|By Whisky Live Staff||16-05-2017|
CHEERS TO ALL MALT MEN!
Forget what you know about whisky. This is not about doing the normal. It’s about thinking and doing things differently. It’s Monkey Shoulder.
Unbeknown to many, there are several lesser-known animal/body part afflictions that affect people of whisky.
For instance, there’s Flounder Toe, a condition suffered after dropping a full cask on your foot, very similar to the lesser-known but equally painful Squid Hand. There’s Donkey Face, which is a colloquialism for the nerve damage one suffers after falling into a tub of fermenting mash, and finally, one of the better-known conditions, Monkey Shoulder.
The unusual name ‘Monkey Shoulder’ also harks back to whisky making heritage as with the above mentioned afflictions. Years ago, distillery workers would shovel tons of malting barley hour after hour for long shifts. This hard work would sometimes cause their arm to hang down, a bit like a chimpanzee’s.
The men called this temporary affliction ‘monkey shoulder’ and so the whisky was named in their honour and their hard graft. Whilst the maltmen are among the few who still turn the barely manually, working conditions have changed, which means this injury has been consigned to the past.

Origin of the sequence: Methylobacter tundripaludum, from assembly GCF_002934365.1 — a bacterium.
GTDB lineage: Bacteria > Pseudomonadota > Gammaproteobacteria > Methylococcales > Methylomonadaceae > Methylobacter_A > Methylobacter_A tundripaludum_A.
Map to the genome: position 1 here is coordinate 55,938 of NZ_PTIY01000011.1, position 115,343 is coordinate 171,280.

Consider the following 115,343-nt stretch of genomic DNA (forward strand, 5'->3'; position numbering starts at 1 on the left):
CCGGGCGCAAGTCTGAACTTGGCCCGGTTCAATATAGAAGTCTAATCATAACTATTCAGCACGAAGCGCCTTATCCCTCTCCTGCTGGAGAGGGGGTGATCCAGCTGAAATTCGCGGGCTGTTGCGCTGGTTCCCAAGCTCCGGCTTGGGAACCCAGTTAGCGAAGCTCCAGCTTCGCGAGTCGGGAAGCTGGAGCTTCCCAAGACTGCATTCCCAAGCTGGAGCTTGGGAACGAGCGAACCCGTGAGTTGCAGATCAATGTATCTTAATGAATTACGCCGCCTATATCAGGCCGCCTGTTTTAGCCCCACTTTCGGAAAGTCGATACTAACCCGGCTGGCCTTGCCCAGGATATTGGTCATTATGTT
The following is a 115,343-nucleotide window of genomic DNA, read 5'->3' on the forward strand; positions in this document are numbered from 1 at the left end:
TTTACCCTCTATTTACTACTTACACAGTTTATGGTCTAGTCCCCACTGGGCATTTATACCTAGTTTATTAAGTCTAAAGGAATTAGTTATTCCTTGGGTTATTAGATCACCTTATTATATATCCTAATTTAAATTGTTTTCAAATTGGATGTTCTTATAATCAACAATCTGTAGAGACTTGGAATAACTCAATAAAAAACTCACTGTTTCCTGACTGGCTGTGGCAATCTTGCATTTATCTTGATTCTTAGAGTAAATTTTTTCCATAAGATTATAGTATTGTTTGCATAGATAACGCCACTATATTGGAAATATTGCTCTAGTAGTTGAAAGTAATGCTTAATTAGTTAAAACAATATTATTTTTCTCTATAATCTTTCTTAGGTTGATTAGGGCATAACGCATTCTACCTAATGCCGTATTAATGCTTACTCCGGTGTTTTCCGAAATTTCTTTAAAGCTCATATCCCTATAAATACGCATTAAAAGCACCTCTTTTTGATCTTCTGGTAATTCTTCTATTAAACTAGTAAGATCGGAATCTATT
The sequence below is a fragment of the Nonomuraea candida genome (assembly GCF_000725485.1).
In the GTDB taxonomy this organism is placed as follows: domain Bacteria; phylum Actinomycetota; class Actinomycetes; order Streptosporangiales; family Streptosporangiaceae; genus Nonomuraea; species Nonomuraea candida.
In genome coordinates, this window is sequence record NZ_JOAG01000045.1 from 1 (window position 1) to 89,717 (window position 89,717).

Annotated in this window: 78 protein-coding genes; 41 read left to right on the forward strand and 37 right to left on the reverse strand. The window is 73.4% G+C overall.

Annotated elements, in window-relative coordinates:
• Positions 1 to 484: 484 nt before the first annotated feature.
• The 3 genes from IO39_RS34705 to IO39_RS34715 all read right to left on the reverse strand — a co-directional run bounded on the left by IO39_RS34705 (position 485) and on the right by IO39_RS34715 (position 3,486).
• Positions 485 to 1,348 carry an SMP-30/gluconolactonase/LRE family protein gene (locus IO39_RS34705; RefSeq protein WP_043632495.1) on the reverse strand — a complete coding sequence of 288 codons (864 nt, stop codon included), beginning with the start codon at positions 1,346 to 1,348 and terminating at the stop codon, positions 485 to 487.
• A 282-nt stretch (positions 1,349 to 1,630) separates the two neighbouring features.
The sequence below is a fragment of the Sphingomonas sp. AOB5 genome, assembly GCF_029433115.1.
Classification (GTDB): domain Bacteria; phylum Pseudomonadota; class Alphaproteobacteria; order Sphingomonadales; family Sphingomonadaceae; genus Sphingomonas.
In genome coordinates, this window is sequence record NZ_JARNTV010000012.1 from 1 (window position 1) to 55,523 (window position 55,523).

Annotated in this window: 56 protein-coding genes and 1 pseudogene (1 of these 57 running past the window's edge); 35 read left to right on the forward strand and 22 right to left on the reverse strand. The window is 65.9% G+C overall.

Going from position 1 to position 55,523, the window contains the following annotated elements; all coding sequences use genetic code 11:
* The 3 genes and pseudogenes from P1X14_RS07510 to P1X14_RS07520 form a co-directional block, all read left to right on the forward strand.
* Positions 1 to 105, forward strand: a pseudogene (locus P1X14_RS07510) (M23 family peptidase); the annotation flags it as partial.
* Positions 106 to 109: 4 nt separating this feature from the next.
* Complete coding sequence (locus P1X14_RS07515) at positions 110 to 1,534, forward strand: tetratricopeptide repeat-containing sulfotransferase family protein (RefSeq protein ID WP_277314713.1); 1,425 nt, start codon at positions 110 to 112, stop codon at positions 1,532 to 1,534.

Today, the name Monkey Shoulder lives on as an affectionate tribute to all the maltmen, past and present. Some say it tastes like riding bareback on the wild moors of Scotland with a flame haired maiden on Christmas morning. Others agree it tastes like 007 wearing a tuxedo wetsuit. If you haven’t tried it yet, come pay us a visit at Durban's Whisky Live Celebration, 1-3 June 2017 at Gateway Theatre of Shopping on the Umhlanga Ridge.